This week the National Conference of State Legislatures arrived in Washington to lobby Senators to pass legislation that would allow states to tax across state lines, hitting businesses in other states that sell products online. At present, the Constitution does not allow politicians in one state to levy taxes on businesses and individuals in other states. There is a good reason for that. It would be taxation without representation.
The “let’s tax those who cannot vote against us” lobby had hoped to hold hostage the Internet access tax moratorium bill—that is regularly extended year after year. But that won’t work, and they have shifted to trying to slip the Internet sales tax legislation into the Omnibus.
For many years now, tax and spend state legislators have been pushing Congress to implement sales taxes on the interstate transactions that the Supreme Court has ruled off-limits without Congressional direction.
The legislators claim to be after “parity”, but what they really want is to avoid tax competition among the states. States that have driven out businesses and residents through high income, property and sales taxes want some way to get to businesses and people in other states. They want to tax people who cannot vote against them.
The two bills being pushed this year are the Remote Transactions Parity Act (RPTA) and the Marketplace Fairness Act (MFA). In addition to the tax increases on consumers, they both layer more regulatory burdens on small businesses and set a dangerous precedent for taxation without representation by extending collection duties and audit targets outside a state’s own borders.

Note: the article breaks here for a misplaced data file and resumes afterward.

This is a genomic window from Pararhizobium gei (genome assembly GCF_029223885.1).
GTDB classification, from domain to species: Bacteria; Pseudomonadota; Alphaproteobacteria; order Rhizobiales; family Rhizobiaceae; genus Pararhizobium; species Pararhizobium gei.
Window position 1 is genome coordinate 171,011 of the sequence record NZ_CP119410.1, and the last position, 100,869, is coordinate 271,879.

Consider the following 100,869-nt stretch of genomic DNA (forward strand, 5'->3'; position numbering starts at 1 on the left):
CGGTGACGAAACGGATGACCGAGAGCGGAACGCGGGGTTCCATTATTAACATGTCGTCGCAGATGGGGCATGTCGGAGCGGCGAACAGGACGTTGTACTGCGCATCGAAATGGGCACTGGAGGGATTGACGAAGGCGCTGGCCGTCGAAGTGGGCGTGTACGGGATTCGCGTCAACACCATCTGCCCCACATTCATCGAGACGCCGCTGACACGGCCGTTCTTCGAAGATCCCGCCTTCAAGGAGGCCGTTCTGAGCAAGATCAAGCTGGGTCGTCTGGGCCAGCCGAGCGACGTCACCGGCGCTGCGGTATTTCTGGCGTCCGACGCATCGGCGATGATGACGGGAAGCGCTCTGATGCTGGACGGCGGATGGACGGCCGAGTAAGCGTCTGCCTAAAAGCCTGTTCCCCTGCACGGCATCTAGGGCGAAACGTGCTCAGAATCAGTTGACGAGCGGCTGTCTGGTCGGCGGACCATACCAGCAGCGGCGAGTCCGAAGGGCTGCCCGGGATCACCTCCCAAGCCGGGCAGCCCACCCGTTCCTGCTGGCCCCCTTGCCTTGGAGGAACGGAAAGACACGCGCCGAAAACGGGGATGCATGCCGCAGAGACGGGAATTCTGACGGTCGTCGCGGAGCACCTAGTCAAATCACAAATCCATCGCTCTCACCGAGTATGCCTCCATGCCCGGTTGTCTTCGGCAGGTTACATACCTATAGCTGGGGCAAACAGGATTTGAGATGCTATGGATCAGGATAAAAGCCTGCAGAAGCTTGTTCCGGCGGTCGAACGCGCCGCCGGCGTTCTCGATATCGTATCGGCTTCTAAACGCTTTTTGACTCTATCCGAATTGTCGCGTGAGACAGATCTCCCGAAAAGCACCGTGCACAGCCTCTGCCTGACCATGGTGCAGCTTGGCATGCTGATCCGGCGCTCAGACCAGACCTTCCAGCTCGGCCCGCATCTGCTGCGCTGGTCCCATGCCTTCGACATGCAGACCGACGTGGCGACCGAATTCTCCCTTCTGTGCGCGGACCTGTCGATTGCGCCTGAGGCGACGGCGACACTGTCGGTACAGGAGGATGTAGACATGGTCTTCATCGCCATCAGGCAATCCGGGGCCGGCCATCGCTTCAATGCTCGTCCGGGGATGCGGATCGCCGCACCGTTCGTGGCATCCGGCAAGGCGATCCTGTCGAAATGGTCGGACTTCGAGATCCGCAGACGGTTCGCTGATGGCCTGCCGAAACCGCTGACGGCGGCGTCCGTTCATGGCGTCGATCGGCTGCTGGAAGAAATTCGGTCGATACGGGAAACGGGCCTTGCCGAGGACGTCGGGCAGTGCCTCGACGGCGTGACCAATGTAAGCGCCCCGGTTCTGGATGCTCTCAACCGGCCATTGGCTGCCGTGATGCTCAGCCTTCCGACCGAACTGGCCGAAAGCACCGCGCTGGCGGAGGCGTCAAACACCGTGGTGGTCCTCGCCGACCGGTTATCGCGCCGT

Elected officials have always had two hostages they thought would muscle the taxes through – local businesses and popular Congressional legislation.
State mayors and legislators threaten local businesses, small and large alike, with increased property or business income taxes if they don’t go along with the plan.
Meanwhile, federal legislators won’t allow the Internet Tax Freedom Forever Act, a vastly popular bill, to go to the floor for a vote. Powerful interests have blocked the bill unless and until some kind of online sales tax is attached to it. ITFFA would make the current Internet Tax Moratorium permanent, ending any possibility of states taxing Internet access, and also ensure that there are no discriminatory taxes on e-commerce.
The latest tactic being pushed by states is the online sales tax stowed-away in the Omnibus.
Understandable they would want to keep online sales tax under the radar. The bills are widely unpopular with voters across the spectrum. According to polling conducted by the National Taxpayers Union and the R Street Institute, 57 percent of respondents were opposed to an online sales tax. Broken down by party affiliation 65 percent of Republicans, 56 percent of Independents, and 48 percent (to 43 percent) of Democrats were opposed.
So many state governors and their allies in the legislatures have coerced the retail lobby for help pushing (unsuccessfully) Congress to pass a law too unpopular for them to pass themselves.
The legislation is murderous for small mom-and-pop retailers that are not equipped to navigate the considerable red tape and audit threats from thousands of taxing jurisdictions around the country, and no cakewalk for their bigger competitors.
Should either online sales tax bill become law, online retailers will be faced with over 10,000 complicated tax codes, including 45 state sales taxes and local tax jurisdictions.
As the state legislators visit various Senate offices, don’t be surprised to see big box retailers and small mom and pops right there with them. They are in a tight spot: help the politicians collect taxes across borders or see their own taxes go up.
What states really want is to use the Internet to stretch not only their taxes, but also their regulations over all state boarders. Then when the businesses in other states run afoul of one or more of the thousands of taxing jurisdictions they can look forward to countless audits and lawsuits, with no recourse to any elected official that needs their votes.
An online sales tax isn’t about “leveling the playing field” or giving states taxes they need and deserve; it’s about borderless expansion of state power.
Working on their own state’s budget would be a much better use of a state legislator’s time.